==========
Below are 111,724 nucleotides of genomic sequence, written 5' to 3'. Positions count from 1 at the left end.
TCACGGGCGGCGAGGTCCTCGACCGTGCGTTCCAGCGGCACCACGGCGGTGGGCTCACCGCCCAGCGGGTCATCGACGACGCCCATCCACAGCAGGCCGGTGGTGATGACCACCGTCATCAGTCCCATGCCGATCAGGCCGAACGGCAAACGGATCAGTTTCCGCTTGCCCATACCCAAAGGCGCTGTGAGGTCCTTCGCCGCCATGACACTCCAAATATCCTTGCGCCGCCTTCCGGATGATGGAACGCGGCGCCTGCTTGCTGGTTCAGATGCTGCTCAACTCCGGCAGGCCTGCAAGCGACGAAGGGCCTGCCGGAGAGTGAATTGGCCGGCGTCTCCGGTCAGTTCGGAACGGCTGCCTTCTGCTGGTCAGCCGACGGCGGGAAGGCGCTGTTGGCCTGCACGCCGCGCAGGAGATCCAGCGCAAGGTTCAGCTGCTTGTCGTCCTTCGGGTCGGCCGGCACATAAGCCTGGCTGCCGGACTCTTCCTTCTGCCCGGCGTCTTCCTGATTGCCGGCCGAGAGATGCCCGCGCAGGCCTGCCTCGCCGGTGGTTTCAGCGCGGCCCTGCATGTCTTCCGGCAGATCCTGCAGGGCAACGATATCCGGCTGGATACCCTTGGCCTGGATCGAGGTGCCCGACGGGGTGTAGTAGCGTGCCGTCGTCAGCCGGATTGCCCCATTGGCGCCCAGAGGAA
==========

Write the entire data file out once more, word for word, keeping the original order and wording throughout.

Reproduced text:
Below are 111,724 nucleotides of genomic sequence, written 5' to 3'. Positions count from 1 at the left end.
TCACGGGCGGCGAGGTCCTCGACCGTGCGTTCCAGCGGCACCACGGCGGTGGGCTCACCGCCCAGCGGGTCATCGACGACGCCCATCCACAGCAGGCCGGTGGTGATGACCACCGTCATCAGTCCCATGCCGATCAGGCCGAACGGCAAACGGATCAGTTTCCGCTTGCCCATACCCAAAGGCGCTGTGAGGTCCTTCGCCGCCATGACACTCCAAATATCCTTGCGCCGCCTTCCGGATGATGGAACGCGGCGCCTGCTTGCTGGTTCAGATGCTGCTCAACTCCGGCAGGCCTGCAAGCGACGAAGGGCCTGCCGGAGAGTGAATTGGCCGGCGTCTCCGGTCAGTTCGGAACGGCTGCCTTCTGCTGGTCAGCCGACGGCGGGAAGGCGCTGTTGGCCTGCACGCCGCGCAGGAGATCCAGCGCAAGGTTCAGCTGCTTGTCGTCCTTCGGGTCGGCCGGCACATAAGCCTGGCTGCCGGACTCTTCCTTCTGCCCGGCGTCTTCCTGATTGCCGGCCGAGAGATGCCCGCGCAGGCCTGCCTCGCCGGTGGTTTCAGCGCGGCCCTGCATGTCTTCCGGCAGATCCTGCAGGGCAACGATATCCGGCTGGATACCCTTGGCCTGGATCGAGGTGCCCGACGGGGTGTAGTAGCGTGCCGTCGTCAGCCGGATTGCCCCATTGGCGCCCAGAGGAA